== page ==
Student Loan Proposal that Could Change How Students Borrow
The rate of default is driving up the cost of student loans for some colleges. Default rates two years out from graduation range from 12.4% to 37% and higher in some instances. This is a problem because of how higher institutions qualify for participation in Federal Direct Loans, FFEL (Federal Family Education Loan) Program loans and Pell Grants. Those that have student loan default rates of 25% or more may be barred from accepting students with these loans until the end of September 2015, unless they appeal. Richard Green, a contributor writing for the Forbes website wants to tie student loan rates to the ten-year treasury rate, currently at 2.66%, because student loans typically have a ten-year term. Federal student loan rates are now at 4.66%. Here’s his proposal:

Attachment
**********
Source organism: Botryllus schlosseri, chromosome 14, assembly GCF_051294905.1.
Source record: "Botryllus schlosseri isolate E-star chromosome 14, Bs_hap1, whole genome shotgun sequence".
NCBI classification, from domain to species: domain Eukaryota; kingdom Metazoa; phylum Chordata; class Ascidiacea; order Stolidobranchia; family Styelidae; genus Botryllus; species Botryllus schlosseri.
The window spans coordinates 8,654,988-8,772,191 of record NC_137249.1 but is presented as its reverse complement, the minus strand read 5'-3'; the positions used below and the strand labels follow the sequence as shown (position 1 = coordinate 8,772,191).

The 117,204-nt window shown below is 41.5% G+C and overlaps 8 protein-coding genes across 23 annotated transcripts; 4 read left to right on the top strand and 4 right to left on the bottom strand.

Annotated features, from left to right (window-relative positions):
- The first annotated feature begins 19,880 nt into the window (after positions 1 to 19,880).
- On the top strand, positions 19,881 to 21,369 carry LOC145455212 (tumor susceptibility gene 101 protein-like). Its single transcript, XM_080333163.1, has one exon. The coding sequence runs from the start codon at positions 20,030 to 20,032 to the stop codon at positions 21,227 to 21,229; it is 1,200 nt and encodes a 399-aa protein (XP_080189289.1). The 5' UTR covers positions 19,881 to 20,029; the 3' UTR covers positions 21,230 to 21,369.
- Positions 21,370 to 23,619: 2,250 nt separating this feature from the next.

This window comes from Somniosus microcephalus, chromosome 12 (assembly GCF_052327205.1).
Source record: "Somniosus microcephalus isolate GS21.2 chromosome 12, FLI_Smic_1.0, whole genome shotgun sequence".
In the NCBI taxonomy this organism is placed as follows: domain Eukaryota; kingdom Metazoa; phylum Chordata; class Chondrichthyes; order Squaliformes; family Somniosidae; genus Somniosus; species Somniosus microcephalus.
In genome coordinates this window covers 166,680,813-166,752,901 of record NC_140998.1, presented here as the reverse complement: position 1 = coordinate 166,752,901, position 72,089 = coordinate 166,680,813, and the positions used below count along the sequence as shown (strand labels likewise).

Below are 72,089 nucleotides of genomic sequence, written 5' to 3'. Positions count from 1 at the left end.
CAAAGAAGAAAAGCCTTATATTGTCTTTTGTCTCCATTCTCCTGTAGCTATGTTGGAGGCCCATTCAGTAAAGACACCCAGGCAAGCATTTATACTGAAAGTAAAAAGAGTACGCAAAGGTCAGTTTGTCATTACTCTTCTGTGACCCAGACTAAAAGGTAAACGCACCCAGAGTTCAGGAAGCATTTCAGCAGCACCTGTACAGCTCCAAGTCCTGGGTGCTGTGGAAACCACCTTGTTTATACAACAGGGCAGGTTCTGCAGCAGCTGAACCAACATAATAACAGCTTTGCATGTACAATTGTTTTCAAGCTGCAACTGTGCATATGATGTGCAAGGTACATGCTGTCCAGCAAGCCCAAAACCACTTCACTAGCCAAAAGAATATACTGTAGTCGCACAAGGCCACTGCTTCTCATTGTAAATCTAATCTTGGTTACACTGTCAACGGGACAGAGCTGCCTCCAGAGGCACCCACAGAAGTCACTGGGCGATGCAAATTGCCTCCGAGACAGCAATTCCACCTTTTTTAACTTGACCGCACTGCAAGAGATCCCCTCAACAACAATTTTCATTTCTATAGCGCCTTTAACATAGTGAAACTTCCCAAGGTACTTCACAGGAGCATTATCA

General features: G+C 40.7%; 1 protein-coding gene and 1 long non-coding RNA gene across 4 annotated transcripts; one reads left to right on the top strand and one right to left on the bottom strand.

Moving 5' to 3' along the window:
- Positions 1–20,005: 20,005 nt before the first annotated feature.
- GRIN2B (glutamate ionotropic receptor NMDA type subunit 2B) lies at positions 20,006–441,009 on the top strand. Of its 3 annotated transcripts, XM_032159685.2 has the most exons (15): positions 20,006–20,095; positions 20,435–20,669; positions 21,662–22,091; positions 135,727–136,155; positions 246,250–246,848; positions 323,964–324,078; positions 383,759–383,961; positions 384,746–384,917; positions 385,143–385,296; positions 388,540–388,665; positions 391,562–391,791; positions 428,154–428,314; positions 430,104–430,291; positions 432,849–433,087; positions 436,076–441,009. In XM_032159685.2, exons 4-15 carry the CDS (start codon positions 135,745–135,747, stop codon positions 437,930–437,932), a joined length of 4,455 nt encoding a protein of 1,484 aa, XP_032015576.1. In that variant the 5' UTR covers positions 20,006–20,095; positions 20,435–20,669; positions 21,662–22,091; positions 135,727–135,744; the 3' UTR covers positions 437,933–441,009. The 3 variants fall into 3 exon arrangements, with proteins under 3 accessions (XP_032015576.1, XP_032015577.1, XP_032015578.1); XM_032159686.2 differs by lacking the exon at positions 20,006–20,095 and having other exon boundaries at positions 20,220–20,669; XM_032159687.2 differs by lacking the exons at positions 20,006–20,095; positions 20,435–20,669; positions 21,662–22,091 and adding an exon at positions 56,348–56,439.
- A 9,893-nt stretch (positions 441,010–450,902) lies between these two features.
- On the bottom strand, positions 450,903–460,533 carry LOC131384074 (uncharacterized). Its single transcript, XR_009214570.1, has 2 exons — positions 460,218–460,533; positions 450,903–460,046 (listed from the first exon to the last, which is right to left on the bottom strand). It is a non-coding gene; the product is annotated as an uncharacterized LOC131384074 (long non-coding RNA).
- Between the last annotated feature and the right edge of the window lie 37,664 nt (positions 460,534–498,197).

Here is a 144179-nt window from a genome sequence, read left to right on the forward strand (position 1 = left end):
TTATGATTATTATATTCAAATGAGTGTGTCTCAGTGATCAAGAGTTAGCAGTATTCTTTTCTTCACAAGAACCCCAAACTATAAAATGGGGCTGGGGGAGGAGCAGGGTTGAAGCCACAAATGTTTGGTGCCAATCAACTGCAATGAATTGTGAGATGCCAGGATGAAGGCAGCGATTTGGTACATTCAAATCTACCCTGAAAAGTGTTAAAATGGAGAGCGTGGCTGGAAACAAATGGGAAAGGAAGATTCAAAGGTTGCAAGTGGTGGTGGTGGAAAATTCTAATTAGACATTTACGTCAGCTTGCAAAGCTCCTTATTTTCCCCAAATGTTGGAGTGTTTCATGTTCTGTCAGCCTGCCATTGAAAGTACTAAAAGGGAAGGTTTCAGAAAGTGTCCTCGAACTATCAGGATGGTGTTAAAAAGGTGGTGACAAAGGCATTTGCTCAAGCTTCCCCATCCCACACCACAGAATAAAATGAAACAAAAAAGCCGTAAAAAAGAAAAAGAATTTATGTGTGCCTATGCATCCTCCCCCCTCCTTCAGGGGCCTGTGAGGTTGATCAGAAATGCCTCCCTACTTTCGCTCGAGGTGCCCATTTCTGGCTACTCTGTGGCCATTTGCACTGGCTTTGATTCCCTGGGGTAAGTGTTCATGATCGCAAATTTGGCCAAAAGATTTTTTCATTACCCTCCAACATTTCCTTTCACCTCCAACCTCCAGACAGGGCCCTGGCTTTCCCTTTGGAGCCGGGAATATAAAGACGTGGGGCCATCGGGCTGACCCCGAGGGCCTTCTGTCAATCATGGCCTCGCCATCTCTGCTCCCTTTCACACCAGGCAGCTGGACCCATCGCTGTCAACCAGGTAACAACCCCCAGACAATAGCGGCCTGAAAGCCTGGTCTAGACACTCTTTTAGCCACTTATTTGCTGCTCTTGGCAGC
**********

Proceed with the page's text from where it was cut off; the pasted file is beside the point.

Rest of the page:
“Pricing loans differentially based on the default performance of students at different colleges would give administrators a strong incentive to make sure their students did not default.”
How does this incentivize administrators? Making sure students get what they pay for, a marketable education, leads to lower default rates. Thus, the institution will be eligible to accept more students with lower interest rate loans. Lower rates for students attract a bigger student body, making the school more economically secure.
Does Mr. Green’s proposal have legs? It could be part of a comprehensive package addressing the student debt crisis. It ties student loans to the “real” economy. It may take a while for a proposal like this to make it to the halls of government. Private solutions for student debt are available now.